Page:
"The dad of one of my best friends, Mike Kilgore, was the Air Force recruiter in Zanesville," Dunn said. "I became a ground radio specialist before I was out of high school. They were understaffed (in Saudi Arabia), and I took additional training and did a lot of stuff on my own."

a man wearing a hat: Air Force Senior Airman Mike Dunn of Newark, who grew up in Zanesville, is shown during his service days. © Courtesy of Mike Dunn Air Force Senior Airman Mike Dunn of Newark, who grew up in Zanesville, is shown during his service days.

The evening of the attack, Dunn was going to take a run around the outside of the Khobar Towers complex, which included 70 buildings and served as a Coalition Forces housing base. Coalition Forces were assigned to establish and monitor Iraqi no-fly zones, in accordance with U.N. Security Council resolutions.

"Every night I would go out for a run, but for some reason, I decided not to," he said. "If I would have, I likely would not be here today. So, I went instead and got a quick workout in. Instead of taking the elevator up to my fourth floor, I went up the steps, and when I was in the stairwell, I was talking with a woman about the phone in her suite. She was part of the Communication Squadron.

"The light bulb flickered, then came back on. Then, boom! The wave hit. At the moment, I didn't know what it was. My first thought was, it was an accident. We ended up inside her suite. When it was over, we and a couple of others evacuated to the Desert Rose dining facility. As we were going down the stairs, we were stepping on glass everywhere. There was no safety glass, so it shattered, and that's what hurt and killed most of the people. We lost all of our windows."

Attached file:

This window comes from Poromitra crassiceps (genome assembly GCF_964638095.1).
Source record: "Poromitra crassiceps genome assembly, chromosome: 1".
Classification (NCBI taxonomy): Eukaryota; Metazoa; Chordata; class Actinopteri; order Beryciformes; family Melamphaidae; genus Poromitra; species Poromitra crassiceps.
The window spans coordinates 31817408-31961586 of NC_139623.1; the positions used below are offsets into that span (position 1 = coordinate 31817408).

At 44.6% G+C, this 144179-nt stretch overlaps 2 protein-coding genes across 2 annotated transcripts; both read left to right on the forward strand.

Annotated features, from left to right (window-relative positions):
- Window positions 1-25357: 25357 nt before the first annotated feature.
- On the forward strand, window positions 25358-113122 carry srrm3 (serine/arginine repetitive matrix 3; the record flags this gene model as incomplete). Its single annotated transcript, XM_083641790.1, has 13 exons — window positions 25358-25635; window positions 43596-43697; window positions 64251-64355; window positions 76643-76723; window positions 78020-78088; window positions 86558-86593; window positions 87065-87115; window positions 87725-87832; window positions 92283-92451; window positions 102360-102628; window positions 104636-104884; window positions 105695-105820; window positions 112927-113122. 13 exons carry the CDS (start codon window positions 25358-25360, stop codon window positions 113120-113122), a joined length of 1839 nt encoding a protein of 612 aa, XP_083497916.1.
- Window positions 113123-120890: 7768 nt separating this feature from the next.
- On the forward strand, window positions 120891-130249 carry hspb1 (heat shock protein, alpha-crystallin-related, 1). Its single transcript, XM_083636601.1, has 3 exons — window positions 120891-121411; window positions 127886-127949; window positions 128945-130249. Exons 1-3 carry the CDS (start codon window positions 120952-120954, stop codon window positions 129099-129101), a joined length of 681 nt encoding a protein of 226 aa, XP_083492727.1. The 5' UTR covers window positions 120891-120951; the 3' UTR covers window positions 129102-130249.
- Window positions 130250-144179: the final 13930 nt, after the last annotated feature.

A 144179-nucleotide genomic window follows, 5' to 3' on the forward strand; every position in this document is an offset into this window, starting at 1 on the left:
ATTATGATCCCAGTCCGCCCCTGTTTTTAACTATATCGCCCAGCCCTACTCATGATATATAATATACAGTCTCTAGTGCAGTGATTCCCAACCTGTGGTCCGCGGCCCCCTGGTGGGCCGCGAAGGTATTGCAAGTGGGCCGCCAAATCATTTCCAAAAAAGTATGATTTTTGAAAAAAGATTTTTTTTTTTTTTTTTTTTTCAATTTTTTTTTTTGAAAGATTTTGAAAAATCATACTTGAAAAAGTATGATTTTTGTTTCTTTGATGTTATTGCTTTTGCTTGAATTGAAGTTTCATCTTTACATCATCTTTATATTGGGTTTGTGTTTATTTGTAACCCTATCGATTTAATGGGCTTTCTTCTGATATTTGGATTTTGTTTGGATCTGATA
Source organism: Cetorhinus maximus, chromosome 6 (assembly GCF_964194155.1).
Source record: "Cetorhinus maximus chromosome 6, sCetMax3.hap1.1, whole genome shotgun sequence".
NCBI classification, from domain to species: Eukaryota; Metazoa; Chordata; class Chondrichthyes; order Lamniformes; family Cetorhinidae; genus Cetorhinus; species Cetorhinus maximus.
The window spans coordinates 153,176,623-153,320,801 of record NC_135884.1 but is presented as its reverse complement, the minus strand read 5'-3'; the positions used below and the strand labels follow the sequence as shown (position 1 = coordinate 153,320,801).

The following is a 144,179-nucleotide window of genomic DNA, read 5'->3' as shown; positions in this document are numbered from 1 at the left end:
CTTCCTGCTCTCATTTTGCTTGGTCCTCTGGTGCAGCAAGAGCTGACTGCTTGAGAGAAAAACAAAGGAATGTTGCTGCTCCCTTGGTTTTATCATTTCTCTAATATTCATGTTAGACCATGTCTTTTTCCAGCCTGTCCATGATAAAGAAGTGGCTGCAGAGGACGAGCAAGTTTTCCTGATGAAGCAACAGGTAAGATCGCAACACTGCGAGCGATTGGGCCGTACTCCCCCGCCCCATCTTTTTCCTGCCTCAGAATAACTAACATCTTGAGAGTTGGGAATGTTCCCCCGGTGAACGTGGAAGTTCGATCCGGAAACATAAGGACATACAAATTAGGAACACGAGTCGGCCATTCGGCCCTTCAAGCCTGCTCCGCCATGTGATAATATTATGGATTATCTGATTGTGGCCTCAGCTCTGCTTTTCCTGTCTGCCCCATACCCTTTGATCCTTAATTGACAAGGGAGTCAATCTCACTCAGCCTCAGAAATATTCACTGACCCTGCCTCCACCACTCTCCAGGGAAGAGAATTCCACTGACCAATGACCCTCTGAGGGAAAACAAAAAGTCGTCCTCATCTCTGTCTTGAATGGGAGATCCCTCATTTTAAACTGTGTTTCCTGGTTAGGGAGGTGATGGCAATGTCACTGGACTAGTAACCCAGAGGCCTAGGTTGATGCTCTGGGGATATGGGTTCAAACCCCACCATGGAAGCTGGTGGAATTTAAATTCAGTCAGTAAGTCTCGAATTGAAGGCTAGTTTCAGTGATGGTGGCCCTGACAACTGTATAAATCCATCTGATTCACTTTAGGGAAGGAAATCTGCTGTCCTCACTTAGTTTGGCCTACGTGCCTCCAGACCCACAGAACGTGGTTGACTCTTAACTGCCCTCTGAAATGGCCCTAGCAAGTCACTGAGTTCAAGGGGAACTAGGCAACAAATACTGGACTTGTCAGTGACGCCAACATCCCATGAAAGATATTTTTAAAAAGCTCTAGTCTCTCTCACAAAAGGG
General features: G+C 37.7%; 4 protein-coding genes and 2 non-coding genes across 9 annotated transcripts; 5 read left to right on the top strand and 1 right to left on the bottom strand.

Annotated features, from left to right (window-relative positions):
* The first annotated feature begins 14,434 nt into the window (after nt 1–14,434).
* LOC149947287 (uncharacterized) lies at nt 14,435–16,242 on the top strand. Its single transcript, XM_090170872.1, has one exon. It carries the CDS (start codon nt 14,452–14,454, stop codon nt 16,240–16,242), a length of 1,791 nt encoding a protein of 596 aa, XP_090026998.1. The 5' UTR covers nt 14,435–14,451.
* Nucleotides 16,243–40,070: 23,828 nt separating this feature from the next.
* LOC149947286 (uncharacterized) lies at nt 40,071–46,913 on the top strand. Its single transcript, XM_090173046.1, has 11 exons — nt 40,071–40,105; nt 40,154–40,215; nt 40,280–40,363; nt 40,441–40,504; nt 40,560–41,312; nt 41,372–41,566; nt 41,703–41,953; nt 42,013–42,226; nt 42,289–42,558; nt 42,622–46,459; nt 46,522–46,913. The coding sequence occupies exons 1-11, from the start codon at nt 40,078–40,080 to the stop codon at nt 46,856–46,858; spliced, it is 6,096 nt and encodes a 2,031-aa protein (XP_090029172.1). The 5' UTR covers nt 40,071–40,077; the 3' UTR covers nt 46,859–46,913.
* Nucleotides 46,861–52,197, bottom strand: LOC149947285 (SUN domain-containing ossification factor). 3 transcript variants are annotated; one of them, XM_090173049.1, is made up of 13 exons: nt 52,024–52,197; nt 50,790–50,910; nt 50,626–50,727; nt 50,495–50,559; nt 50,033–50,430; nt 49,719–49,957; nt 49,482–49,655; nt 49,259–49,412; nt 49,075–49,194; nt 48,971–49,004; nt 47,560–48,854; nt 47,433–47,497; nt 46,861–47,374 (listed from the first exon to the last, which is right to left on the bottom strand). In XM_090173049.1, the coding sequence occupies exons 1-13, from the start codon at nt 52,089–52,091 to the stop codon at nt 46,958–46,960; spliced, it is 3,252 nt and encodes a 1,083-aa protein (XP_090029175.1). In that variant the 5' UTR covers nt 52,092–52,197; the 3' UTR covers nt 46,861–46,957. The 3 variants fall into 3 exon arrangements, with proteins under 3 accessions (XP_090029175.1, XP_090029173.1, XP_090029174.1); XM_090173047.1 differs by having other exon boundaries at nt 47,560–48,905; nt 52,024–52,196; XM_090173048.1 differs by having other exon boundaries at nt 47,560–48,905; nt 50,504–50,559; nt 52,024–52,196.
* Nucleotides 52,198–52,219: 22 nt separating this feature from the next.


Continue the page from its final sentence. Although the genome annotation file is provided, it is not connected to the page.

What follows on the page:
No sitting still after Khobar Towers bombing

While in evacuation, Dunn could not sit still

"You just want to do something in a situation like that, rather than just sitting there," he said. "You're angry, you're resilient. Someone just tried to kill us. I approached our captain. I was regional Point of Control for military walkie talkies, and I told him that we needed charging stations out there. Me and a team of communications people went out to the base and put them together."

Dunn later received the Air Force Achievement Medal, for not only his work prior to the attack, but after it, allowing the operation to restore its infrastructure following the devastation. He set up a PA system to have the caskets transported back home.

To this day, he realizes how lucky he and many others were to still be alive. "They originally tried to come through the front gate, and were stopped," Dunn said. "A lot of buildings nearby took the brunt of it, and it could have been ours. I don't feel like a hero. I feel like there's a lot more I could have done."

The explosion came from a rigged tanker truck that was backed against a fence. Later, 13 members of a Pro-Iran Hizballah group, and one member of a Lebanese Hizballah, were indicted for the crime. At the time, it was the worst terrorist attack against the American military since the bombing of a Marine Corps barracks in Beirut, Lebanon, in 1983.